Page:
Sat | Aug 19, 2017

Unique US Declaration of Independence copy found

Published:Tuesday | April 25, 2017 | 4:00 AM

LONDON (AP):

A unique copy of the US Declaration of Independence has been discovered in an unexpected place - England.

The copy, similar to the one viewed by millions each year at the National Archives in Washington, has been locked away in a local records office in south-eastern England forgotten by historians. Its significance wasn't understood until recently, when Harvard researcher Emily Sneff stumbled on a mention in a catalog of the office's holdings. Something tickled her curiosity: the copy was written on parchment.

And when Sneff and Harvard professor Danielle Allen saw the document, they were stunned.

"I thought, 'Holy history, Batman!" Allen told the Associated Press yesterday. "We'd seen a lot of copies, but nothing like this."

Sneff and Allen's sleuthing led to a discovery that could shed new light on the founding document of the United States.

The team studied the document for two years and viewed it in person before sharing their conclusions with other historians last week.

The experts have dated what is now being called the "Sussex Declaration" to the 1780s a time of political tumult before the Constitutional Convention, when the new nation was struggling to survive as a loose association of states governed by the Articles of Confederation.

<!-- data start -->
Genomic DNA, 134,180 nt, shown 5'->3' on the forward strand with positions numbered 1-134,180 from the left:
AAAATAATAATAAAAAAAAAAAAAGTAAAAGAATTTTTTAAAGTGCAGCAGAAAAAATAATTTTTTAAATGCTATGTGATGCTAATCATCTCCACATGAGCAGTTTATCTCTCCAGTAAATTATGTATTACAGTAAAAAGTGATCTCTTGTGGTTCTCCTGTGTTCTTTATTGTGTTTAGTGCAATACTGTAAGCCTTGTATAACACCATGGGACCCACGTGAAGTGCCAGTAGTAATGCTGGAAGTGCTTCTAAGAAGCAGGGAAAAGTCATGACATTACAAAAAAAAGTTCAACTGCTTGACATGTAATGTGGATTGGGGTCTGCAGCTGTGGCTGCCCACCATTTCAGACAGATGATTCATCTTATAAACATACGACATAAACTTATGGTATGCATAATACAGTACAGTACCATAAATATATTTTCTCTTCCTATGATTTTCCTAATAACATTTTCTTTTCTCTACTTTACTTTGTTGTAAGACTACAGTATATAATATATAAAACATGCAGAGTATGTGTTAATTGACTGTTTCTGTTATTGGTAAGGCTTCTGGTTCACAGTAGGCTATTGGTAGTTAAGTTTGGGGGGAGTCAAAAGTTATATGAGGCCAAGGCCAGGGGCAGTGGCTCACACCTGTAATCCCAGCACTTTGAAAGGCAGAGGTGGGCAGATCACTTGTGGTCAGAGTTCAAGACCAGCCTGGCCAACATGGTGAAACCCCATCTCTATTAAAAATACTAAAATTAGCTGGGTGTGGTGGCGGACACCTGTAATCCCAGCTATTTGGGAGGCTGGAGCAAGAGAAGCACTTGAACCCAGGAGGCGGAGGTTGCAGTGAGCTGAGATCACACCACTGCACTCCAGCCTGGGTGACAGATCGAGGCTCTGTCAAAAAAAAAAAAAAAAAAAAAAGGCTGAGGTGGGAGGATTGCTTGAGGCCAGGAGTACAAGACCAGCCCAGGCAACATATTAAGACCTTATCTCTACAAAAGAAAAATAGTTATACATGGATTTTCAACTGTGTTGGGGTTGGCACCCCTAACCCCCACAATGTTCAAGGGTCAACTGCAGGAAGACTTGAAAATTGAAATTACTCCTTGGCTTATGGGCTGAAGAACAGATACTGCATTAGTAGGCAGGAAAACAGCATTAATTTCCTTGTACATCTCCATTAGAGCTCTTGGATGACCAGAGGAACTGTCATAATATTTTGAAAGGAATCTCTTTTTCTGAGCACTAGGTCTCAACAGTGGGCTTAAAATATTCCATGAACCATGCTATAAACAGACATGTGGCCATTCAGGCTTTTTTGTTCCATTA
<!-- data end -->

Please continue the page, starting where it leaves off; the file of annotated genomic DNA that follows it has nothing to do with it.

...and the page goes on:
WRITTEN BY HAND

 

The document is 24-inches-by-30 inches - the same size as the one housed at the National Archives. Also like the one at the archives, it is written by hand on parchment the only two of their kind known to exist.

But there are also key differences. The names are not in the same order. For instance, John Hancock isn't listed first or writ large, and the signatories aren't grouped by state.

Historians believe the Sussex Declaration could have been owned by the Third Duke of Richmond, known as the "Radical Duke" because of his support for the American Revolution. The parchment came into the possession of a local lawyer who represented the family. It was deposited at the West Sussex Records Office in the 1950s.

But it remains unclear how the document got to Britain.